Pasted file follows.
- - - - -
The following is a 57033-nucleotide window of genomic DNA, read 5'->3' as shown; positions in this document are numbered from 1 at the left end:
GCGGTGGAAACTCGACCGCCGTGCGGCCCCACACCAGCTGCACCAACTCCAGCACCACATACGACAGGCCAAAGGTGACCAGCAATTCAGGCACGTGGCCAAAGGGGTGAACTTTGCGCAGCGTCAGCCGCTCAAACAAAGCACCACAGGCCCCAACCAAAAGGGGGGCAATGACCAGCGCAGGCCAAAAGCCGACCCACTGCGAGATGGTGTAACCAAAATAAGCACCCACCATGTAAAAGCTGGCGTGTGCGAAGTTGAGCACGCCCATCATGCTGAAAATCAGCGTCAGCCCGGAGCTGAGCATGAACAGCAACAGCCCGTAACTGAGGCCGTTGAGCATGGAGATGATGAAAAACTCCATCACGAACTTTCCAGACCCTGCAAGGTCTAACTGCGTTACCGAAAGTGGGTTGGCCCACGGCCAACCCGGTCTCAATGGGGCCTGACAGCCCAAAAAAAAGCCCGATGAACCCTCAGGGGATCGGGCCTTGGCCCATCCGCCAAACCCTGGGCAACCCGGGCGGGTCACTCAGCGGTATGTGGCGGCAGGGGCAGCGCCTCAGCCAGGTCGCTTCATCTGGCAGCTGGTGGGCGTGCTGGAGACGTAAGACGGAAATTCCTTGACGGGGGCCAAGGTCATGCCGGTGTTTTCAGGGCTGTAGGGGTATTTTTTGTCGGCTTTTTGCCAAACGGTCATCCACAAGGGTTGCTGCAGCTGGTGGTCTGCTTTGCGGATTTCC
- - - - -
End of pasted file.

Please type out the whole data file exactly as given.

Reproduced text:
The following is a 57033-nucleotide window of genomic DNA, read 5'->3' as shown; positions in this document are numbered from 1 at the left end:
GCGGTGGAAACTCGACCGCCGTGCGGCCCCACACCAGCTGCACCAACTCCAGCACCACATACGACAGGCCAAAGGTGACCAGCAATTCAGGCACGTGGCCAAAGGGGTGAACTTTGCGCAGCGTCAGCCGCTCAAACAAAGCACCACAGGCCCCAACCAAAAGGGGGGCAATGACCAGCGCAGGCCAAAAGCCGACCCACTGCGAGATGGTGTAACCAAAATAAGCACCCACCATGTAAAAGCTGGCGTGTGCGAAGTTGAGCACGCCCATCATGCTGAAAATCAGCGTCAGCCCGGAGCTGAGCATGAACAGCAACAGCCCGTAACTGAGGCCGTTGAGCATGGAGATGATGAAAAACTCCATCACGAACTTTCCAGACCCTGCAAGGTCTAACTGCGTTACCGAAAGTGGGTTGGCCCACGGCCAACCCGGTCTCAATGGGGCCTGACAGCCCAAAAAAAAGCCCGATGAACCCTCAGGGGATCGGGCCTTGGCCCATCCGCCAAACCCTGGGCAACCCGGGCGGGTCACTCAGCGGTATGTGGCGGCAGGGGCAGCGCCTCAGCCAGGTCGCTTCATCTGGCAGCTGGTGGGCGTGCTGGAGACGTAAGACGGAAATTCCTTGACGGGGGCCAAGGTCATGCCGGTGTTTTCAGGGCTGTAGGGGTATTTTTTGTCGGCTTTTTGCCAAACGGTCATCCACAAGGGTTGCTGCAGCTGGTGGTCTGCTTTGCGGATTTCC